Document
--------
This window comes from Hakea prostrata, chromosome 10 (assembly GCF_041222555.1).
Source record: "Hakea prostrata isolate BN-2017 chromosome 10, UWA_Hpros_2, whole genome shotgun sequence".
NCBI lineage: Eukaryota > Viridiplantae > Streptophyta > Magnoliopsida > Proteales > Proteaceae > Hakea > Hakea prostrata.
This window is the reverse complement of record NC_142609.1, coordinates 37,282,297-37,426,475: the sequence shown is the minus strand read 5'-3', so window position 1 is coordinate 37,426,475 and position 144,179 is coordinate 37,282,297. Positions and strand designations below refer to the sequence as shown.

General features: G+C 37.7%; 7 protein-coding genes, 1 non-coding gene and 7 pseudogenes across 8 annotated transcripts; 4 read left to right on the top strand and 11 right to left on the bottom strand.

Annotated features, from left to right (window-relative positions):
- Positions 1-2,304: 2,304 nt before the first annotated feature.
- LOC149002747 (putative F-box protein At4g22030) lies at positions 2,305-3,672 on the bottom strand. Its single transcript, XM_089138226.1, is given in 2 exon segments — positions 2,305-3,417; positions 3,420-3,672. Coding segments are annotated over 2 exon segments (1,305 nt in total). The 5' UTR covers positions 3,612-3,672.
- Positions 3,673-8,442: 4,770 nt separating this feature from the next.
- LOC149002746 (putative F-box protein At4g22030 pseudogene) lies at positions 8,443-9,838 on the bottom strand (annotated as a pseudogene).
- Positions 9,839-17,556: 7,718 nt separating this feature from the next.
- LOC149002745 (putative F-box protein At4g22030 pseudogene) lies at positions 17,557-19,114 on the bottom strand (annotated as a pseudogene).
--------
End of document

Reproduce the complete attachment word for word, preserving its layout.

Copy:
This window comes from Hakea prostrata, chromosome 10 (assembly GCF_041222555.1).
Source record: "Hakea prostrata isolate BN-2017 chromosome 10, UWA_Hpros_2, whole genome shotgun sequence".
NCBI lineage: Eukaryota > Viridiplantae > Streptophyta > Magnoliopsida > Proteales > Proteaceae > Hakea > Hakea prostrata.
This window is the reverse complement of record NC_142609.1, coordinates 37,282,297-37,426,475: the sequence shown is the minus strand read 5'-3', so window position 1 is coordinate 37,426,475 and position 144,179 is coordinate 37,282,297. Positions and strand designations below refer to the sequence as shown.

General features: G+C 37.7%; 7 protein-coding genes, 1 non-coding gene and 7 pseudogenes across 8 annotated transcripts; 4 read left to right on the top strand and 11 right to left on the bottom strand.

Annotated features, from left to right (window-relative positions):
- Positions 1-2,304: 2,304 nt before the first annotated feature.
- LOC149002747 (putative F-box protein At4g22030) lies at positions 2,305-3,672 on the bottom strand. Its single transcript, XM_089138226.1, is given in 2 exon segments — positions 2,305-3,417; positions 3,420-3,672. Coding segments are annotated over 2 exon segments (1,305 nt in total). The 5' UTR covers positions 3,612-3,672.
- Positions 3,673-8,442: 4,770 nt separating this feature from the next.
- LOC149002746 (putative F-box protein At4g22030 pseudogene) lies at positions 8,443-9,838 on the bottom strand (annotated as a pseudogene).
- Positions 9,839-17,556: 7,718 nt separating this feature from the next.
- LOC149002745 (putative F-box protein At4g22030 pseudogene) lies at positions 17,557-19,114 on the bottom strand (annotated as a pseudogene).